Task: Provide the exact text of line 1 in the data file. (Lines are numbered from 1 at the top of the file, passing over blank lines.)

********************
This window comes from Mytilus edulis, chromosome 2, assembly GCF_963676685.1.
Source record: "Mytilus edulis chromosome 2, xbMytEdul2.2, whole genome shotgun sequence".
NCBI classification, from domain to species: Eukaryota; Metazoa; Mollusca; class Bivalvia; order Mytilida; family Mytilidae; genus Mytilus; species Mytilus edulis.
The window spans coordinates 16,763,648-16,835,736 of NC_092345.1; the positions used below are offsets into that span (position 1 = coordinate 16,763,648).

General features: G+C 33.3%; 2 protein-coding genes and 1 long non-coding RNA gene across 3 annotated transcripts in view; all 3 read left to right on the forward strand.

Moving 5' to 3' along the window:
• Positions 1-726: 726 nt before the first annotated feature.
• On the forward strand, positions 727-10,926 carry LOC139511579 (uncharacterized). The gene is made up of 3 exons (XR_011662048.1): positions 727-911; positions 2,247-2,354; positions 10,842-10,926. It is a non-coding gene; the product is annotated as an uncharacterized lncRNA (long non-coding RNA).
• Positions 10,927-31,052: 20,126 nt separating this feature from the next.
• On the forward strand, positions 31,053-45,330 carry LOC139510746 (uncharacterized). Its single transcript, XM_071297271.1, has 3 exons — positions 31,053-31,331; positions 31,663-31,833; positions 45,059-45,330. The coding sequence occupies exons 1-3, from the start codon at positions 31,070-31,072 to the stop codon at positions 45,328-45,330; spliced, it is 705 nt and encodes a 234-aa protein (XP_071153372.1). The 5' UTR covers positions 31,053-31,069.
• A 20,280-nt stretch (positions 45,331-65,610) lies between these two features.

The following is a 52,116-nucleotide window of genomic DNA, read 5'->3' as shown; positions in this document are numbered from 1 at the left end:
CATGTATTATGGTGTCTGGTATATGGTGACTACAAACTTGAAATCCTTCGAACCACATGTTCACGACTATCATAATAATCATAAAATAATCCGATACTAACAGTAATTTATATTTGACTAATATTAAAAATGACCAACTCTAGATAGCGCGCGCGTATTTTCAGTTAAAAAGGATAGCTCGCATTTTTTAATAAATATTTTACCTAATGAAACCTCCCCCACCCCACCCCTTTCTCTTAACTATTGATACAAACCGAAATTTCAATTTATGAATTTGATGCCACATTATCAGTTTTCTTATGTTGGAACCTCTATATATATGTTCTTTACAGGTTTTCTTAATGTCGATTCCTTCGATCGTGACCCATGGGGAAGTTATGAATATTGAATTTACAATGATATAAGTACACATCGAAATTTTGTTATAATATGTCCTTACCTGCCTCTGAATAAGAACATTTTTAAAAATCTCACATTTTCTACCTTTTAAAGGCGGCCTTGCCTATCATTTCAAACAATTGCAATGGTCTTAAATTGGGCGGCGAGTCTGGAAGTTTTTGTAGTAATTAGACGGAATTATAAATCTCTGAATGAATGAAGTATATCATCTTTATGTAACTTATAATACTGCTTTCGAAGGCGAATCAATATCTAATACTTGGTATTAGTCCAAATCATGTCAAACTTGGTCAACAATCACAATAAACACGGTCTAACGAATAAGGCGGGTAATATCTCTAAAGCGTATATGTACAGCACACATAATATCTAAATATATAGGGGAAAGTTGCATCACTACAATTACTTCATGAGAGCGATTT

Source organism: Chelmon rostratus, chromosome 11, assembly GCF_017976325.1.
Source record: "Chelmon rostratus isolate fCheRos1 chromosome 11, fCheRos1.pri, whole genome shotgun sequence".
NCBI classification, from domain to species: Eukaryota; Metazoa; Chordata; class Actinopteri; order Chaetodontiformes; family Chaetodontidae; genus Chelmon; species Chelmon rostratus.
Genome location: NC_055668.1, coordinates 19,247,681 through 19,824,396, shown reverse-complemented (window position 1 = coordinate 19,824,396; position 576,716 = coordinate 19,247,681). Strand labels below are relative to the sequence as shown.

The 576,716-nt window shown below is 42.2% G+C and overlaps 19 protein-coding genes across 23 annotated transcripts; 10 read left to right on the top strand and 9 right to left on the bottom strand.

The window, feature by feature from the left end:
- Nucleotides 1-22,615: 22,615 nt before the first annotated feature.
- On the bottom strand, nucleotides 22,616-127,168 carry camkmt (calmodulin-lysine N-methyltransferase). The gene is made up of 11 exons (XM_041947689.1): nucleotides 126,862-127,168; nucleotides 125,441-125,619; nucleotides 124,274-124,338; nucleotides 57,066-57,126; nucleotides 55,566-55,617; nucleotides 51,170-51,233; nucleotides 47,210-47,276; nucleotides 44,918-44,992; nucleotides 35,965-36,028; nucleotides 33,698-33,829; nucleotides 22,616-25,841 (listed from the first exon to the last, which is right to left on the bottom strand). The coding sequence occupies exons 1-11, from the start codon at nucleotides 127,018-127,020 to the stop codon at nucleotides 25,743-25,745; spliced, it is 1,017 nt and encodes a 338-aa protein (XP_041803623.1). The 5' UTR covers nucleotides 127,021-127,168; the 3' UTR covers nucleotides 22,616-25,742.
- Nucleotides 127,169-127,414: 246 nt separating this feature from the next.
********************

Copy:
This window comes from Mytilus edulis, chromosome 2, assembly GCF_963676685.1.